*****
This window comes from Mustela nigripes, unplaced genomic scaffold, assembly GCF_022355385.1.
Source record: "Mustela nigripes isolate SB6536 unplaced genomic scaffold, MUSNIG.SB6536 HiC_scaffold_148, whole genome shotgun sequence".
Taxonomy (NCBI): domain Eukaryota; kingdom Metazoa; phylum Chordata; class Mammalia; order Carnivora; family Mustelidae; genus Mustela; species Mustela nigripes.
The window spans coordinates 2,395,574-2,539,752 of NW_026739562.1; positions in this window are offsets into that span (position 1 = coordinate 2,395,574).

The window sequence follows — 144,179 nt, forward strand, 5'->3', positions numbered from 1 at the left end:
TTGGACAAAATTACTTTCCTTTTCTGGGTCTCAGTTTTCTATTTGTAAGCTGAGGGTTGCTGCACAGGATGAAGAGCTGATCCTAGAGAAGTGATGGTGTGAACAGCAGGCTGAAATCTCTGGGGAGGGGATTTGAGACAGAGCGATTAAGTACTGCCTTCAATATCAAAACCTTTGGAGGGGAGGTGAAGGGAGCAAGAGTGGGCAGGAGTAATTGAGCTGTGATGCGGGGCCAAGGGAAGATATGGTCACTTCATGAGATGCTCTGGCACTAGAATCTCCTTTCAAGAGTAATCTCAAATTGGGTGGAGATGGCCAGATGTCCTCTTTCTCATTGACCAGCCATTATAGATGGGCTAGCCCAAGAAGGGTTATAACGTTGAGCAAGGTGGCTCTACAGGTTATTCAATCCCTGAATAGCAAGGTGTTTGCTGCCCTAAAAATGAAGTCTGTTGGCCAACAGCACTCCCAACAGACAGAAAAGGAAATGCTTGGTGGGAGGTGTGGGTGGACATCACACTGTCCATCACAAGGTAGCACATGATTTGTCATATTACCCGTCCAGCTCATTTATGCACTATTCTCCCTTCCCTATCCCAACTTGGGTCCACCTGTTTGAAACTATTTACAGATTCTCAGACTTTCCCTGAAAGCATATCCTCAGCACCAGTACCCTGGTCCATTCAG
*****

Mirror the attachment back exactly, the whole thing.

This window comes from Mustela nigripes, unplaced genomic scaffold, assembly GCF_022355385.1.
Source record: "Mustela nigripes isolate SB6536 unplaced genomic scaffold, MUSNIG.SB6536 HiC_scaffold_148, whole genome shotgun sequence".
Taxonomy (NCBI): domain Eukaryota; kingdom Metazoa; phylum Chordata; class Mammalia; order Carnivora; family Mustelidae; genus Mustela; species Mustela nigripes.
The window spans coordinates 2,395,574-2,539,752 of NW_026739562.1; positions in this window are offsets into that span (position 1 = coordinate 2,395,574).

The window sequence follows — 144,179 nt, forward strand, 5'->3', positions numbered from 1 at the left end:
TTGGACAAAATTACTTTCCTTTTCTGGGTCTCAGTTTTCTATTTGTAAGCTGAGGGTTGCTGCACAGGATGAAGAGCTGATCCTAGAGAAGTGATGGTGTGAACAGCAGGCTGAAATCTCTGGGGAGGGGATTTGAGACAGAGCGATTAAGTACTGCCTTCAATATCAAAACCTTTGGAGGGGAGGTGAAGGGAGCAAGAGTGGGCAGGAGTAATTGAGCTGTGATGCGGGGCCAAGGGAAGATATGGTCACTTCATGAGATGCTCTGGCACTAGAATCTCCTTTCAAGAGTAATCTCAAATTGGGTGGAGATGGCCAGATGTCCTCTTTCTCATTGACCAGCCATTATAGATGGGCTAGCCCAAGAAGGGTTATAACGTTGAGCAAGGTGGCTCTACAGGTTATTCAATCCCTGAATAGCAAGGTGTTTGCTGCCCTAAAAATGAAGTCTGTTGGCCAACAGCACTCCCAACAGACAGAAAAGGAAATGCTTGGTGGGAGGTGTGGGTGGACATCACACTGTCCATCACAAGGTAGCACATGATTTGTCATATTACCCGTCCAGCTCATTTATGCACTATTCTCCCTTCCCTATCCCAACTTGGGTCCACCTGTTTGAAACTATTTACAGATTCTCAGACTTTCCCTGAAAGCATATCCTCAGCACCAGTACCCTGGTCCATTCAG